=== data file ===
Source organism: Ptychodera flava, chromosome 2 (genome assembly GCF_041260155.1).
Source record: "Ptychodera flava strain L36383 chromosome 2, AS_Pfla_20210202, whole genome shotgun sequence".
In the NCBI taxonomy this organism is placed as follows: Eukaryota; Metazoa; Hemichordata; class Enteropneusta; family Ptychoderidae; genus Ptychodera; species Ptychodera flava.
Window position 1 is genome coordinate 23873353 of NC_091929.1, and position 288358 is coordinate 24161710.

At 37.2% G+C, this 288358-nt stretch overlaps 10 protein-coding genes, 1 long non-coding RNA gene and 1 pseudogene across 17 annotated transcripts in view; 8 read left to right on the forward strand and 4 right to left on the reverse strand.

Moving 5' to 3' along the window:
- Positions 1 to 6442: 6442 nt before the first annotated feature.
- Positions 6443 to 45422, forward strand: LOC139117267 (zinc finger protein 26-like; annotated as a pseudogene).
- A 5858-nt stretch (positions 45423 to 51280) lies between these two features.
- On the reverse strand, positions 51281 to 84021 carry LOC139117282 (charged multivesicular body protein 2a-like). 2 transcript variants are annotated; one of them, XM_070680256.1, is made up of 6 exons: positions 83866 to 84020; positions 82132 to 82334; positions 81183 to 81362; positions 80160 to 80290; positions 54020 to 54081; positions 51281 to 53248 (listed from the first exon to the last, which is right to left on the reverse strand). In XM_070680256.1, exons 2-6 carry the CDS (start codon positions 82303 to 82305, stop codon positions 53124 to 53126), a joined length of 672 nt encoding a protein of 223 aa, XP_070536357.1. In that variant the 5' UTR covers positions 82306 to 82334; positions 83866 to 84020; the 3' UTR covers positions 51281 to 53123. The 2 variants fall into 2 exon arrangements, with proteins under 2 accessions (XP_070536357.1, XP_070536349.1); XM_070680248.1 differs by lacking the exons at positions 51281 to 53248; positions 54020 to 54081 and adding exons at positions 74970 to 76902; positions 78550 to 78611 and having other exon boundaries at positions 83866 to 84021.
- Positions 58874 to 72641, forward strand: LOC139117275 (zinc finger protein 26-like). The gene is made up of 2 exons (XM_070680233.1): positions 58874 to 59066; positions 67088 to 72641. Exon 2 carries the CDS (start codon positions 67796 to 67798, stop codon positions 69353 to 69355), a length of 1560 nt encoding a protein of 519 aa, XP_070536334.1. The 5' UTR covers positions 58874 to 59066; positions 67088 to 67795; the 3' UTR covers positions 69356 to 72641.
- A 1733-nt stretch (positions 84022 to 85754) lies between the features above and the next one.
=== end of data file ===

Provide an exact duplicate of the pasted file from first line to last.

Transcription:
Source organism: Ptychodera flava, chromosome 2 (genome assembly GCF_041260155.1).
Source record: "Ptychodera flava strain L36383 chromosome 2, AS_Pfla_20210202, whole genome shotgun sequence".
In the NCBI taxonomy this organism is placed as follows: Eukaryota; Metazoa; Hemichordata; class Enteropneusta; family Ptychoderidae; genus Ptychodera; species Ptychodera flava.
Window position 1 is genome coordinate 23873353 of NC_091929.1, and position 288358 is coordinate 24161710.

At 37.2% G+C, this 288358-nt stretch overlaps 10 protein-coding genes, 1 long non-coding RNA gene and 1 pseudogene across 17 annotated transcripts in view; 8 read left to right on the forward strand and 4 right to left on the reverse strand.

Moving 5' to 3' along the window:
- Positions 1 to 6442: 6442 nt before the first annotated feature.
- Positions 6443 to 45422, forward strand: LOC139117267 (zinc finger protein 26-like; annotated as a pseudogene).
- A 5858-nt stretch (positions 45423 to 51280) lies between these two features.
- On the reverse strand, positions 51281 to 84021 carry LOC139117282 (charged multivesicular body protein 2a-like). 2 transcript variants are annotated; one of them, XM_070680256.1, is made up of 6 exons: positions 83866 to 84020; positions 82132 to 82334; positions 81183 to 81362; positions 80160 to 80290; positions 54020 to 54081; positions 51281 to 53248 (listed from the first exon to the last, which is right to left on the reverse strand). In XM_070680256.1, exons 2-6 carry the CDS (start codon positions 82303 to 82305, stop codon positions 53124 to 53126), a joined length of 672 nt encoding a protein of 223 aa, XP_070536357.1. In that variant the 5' UTR covers positions 82306 to 82334; positions 83866 to 84020; the 3' UTR covers positions 51281 to 53123. The 2 variants fall into 2 exon arrangements, with proteins under 2 accessions (XP_070536357.1, XP_070536349.1); XM_070680248.1 differs by lacking the exons at positions 51281 to 53248; positions 54020 to 54081 and adding exons at positions 74970 to 76902; positions 78550 to 78611 and having other exon boundaries at positions 83866 to 84021.
- Positions 58874 to 72641, forward strand: LOC139117275 (zinc finger protein 26-like). The gene is made up of 2 exons (XM_070680233.1): positions 58874 to 59066; positions 67088 to 72641. Exon 2 carries the CDS (start codon positions 67796 to 67798, stop codon positions 69353 to 69355), a length of 1560 nt encoding a protein of 519 aa, XP_070536334.1. The 5' UTR covers positions 58874 to 59066; positions 67088 to 67795; the 3' UTR covers positions 69356 to 72641.
- A 1733-nt stretch (positions 84022 to 85754) lies between the features above and the next one.